Today is a day many hip-hop fans thoughts we’d never see. At long last, the third Dr. Dre album, Compton: A Soundtrack by Dr. Dre, is finally available. The prospect of a new full-length release from the good Doctor would be enough cause for celebration, but when the list of collaborators was released, one such dream collaboration was to be made a reality when it was announced that Dr. Dre and DJ Premier would co-produce a track. Yes, the two men whose contributions to hip-hop are unrivaled are finally on the same song. We spoke to DJ Premier about this historic moment, as well as the rumored collaboration with Nas that has echoed for over a decade.
Chaz Kangas is a writer living in New York. Follow him @Chazraps.
Do you recall the first time you ever met Dr. Dre?
Yeah, the first time we met was [in] 1989 at a Gang Starr release party for No More Mr. Nice Guy in Manhattan. It was him, Eazy-E, and MC Ren. That was a big deal because they were new to coming to New York, and then to come to our party when we were just starting to bubble with “Words I Manifest.” We weren’t at the level of what they were doing already. So, that was a big deal.
How were you approached to be a part of Compton?
I had already sent Dre tracks for something else last year that’s totally irrelevant to the Compton soundtrack. At that time, he didn’t have a plan to do anything. He was just focused on filming the movie, wasn’t working on the soundtrack or nothing. When we were on the phone, he was like, “Can you send me some tracks? I want to start working on some new stuff. I don’t have any plans yet, but I definitely want some Premier tracks.” So, I sent him like five demos, just a few to eventually work on. I wasn’t in a rush to stress him.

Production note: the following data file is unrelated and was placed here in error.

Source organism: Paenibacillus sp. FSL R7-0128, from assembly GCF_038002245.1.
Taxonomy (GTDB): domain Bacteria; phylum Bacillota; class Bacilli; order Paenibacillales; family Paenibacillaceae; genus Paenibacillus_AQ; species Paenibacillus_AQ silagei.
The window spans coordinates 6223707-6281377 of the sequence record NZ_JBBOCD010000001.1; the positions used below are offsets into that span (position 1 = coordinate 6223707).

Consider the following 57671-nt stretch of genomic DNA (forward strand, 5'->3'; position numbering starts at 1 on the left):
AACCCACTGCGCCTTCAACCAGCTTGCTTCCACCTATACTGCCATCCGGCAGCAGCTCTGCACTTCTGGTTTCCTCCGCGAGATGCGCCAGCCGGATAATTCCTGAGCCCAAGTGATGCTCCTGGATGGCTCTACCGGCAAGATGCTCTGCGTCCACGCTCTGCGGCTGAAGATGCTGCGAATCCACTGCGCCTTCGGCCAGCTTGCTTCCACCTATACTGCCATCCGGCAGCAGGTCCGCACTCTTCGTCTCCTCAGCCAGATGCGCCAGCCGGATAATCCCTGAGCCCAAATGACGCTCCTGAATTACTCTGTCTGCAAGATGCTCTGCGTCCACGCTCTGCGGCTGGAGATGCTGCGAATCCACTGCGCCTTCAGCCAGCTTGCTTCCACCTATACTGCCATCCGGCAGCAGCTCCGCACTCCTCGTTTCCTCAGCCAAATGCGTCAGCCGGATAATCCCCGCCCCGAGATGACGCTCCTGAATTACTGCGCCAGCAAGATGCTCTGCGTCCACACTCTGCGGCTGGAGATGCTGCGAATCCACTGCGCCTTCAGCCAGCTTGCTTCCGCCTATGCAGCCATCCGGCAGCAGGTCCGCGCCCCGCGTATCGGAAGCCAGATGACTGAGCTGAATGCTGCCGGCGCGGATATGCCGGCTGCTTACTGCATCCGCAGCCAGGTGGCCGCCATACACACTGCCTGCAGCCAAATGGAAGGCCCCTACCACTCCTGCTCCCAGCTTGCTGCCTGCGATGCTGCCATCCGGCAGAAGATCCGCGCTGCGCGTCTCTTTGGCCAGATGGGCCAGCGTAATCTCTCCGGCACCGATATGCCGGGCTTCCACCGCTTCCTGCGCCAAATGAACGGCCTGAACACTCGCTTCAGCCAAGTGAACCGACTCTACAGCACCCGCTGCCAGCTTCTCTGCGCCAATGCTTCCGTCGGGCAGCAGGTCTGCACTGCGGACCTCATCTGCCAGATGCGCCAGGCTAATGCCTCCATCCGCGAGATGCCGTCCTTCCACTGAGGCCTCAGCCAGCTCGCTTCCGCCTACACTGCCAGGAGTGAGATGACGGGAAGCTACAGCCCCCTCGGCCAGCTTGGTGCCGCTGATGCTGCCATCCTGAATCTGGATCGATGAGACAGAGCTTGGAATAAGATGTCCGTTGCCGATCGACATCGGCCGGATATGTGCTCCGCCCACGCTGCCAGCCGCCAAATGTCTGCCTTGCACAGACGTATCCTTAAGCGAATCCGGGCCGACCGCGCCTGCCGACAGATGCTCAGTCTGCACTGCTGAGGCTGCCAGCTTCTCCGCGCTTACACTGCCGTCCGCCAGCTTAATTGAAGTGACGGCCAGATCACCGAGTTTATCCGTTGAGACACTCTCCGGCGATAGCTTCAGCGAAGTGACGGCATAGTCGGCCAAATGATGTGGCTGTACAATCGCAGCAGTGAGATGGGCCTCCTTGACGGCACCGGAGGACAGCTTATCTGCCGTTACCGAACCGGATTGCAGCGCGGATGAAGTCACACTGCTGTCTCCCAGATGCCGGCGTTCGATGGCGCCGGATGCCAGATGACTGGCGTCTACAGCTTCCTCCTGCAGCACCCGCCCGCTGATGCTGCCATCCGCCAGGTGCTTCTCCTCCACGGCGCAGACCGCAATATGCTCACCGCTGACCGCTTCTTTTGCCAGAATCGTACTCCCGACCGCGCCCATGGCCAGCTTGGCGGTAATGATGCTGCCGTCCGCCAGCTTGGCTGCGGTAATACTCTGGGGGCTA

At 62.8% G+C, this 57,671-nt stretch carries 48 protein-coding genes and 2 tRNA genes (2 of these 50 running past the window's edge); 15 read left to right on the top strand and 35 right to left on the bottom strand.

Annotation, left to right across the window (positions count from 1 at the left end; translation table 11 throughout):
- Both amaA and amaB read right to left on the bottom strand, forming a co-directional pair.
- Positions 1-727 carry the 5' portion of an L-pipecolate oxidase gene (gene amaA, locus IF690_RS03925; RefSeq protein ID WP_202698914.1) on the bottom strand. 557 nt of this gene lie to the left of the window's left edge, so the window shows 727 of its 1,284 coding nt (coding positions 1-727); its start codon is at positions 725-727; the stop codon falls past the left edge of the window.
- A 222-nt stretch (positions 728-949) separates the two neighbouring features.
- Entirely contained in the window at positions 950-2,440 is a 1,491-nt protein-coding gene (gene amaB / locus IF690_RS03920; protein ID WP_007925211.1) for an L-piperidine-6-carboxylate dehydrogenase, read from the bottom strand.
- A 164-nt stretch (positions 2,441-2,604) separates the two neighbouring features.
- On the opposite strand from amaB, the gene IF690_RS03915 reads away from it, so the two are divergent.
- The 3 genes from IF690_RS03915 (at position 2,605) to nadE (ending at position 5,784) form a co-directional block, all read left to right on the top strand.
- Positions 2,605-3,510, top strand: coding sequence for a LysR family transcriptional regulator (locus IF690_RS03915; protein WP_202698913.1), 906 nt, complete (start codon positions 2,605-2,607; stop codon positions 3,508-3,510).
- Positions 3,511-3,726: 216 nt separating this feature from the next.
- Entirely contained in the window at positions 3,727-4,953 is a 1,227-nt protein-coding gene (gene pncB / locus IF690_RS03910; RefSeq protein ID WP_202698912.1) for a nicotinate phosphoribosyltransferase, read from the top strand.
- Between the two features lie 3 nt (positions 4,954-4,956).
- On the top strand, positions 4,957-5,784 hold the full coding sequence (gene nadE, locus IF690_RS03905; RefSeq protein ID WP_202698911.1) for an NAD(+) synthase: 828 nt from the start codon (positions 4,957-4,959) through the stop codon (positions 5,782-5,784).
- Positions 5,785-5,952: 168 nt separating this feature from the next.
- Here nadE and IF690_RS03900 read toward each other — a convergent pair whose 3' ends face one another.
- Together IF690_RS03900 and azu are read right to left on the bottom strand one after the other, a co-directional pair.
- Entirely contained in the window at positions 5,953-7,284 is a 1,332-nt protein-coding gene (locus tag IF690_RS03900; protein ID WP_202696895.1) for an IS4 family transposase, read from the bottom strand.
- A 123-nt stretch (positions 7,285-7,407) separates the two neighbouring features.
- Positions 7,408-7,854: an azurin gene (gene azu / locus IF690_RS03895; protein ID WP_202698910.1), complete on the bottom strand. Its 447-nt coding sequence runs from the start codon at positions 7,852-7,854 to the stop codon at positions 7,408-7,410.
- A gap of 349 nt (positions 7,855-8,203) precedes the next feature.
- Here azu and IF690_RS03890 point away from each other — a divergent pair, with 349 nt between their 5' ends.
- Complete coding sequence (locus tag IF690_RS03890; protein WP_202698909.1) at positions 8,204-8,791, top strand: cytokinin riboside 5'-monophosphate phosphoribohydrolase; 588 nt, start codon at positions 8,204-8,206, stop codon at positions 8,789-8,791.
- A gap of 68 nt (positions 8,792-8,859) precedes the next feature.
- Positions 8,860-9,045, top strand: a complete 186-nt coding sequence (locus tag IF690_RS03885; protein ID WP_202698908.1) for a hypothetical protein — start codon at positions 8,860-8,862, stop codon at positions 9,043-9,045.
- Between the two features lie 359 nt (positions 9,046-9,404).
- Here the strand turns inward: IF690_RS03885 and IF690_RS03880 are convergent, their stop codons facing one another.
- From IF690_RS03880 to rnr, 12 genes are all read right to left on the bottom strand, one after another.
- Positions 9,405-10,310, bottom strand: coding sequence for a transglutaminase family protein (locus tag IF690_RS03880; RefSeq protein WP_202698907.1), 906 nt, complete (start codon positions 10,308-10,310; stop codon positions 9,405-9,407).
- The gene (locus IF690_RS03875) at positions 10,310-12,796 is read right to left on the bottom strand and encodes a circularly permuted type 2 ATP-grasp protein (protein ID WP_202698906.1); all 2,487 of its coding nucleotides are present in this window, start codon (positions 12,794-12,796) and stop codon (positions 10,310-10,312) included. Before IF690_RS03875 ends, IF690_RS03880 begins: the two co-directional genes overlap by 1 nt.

All of a sudden, I’m working on a project in Russia with Boiler Room TV, with a producer named BMB Spacekid from Moscow, who’s like the top hip-hop producer in Russia. Boiler Room wanted to see if I could collab with another producer, which I don’t do, but I thought it would be unique for a Russian producer and I to get together, so I said I was interested in doing it. After saying, “Let’s do it,” [they] said [they] were going to get MF Doom to be the voice for the project once we could put our beats together, using Russian samples and stuff like that.